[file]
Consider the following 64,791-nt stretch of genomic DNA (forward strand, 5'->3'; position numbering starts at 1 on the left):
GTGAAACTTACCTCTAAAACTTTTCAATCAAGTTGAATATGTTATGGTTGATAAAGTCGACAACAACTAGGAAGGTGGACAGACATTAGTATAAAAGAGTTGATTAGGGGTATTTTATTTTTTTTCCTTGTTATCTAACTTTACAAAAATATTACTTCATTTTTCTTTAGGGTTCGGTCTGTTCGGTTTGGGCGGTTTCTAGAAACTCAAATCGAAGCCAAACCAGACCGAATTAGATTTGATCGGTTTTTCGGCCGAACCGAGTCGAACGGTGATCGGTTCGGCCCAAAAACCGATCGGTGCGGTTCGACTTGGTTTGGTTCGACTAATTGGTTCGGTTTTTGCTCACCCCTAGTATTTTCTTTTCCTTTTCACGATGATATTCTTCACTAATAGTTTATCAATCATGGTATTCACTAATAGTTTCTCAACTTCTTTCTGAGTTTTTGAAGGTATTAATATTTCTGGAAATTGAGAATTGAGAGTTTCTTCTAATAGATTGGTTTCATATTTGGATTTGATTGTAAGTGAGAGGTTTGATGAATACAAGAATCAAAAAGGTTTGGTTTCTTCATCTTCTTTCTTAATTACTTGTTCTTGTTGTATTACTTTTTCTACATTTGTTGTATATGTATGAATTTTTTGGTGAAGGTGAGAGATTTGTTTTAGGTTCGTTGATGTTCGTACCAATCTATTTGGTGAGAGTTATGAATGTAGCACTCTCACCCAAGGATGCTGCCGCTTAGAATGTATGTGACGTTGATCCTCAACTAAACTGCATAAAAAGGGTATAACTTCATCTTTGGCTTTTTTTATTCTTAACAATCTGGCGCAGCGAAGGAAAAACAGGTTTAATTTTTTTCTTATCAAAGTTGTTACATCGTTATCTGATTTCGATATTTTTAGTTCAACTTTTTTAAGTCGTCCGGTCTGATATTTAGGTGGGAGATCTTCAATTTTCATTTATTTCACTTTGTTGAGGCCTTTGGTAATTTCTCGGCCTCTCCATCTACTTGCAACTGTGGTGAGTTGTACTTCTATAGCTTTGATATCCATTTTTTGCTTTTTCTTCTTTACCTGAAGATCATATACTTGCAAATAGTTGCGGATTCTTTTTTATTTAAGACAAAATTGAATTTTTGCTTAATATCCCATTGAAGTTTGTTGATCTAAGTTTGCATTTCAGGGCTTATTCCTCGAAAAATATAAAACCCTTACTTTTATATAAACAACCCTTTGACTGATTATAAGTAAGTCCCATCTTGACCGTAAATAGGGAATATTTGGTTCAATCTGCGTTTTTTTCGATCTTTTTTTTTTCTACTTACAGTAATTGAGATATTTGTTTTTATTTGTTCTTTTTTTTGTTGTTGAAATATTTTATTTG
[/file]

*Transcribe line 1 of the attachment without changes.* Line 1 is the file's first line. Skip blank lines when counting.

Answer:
Consider the following 64,791-nt stretch of genomic DNA (forward strand, 5'->3'; position numbering starts at 1 on the left):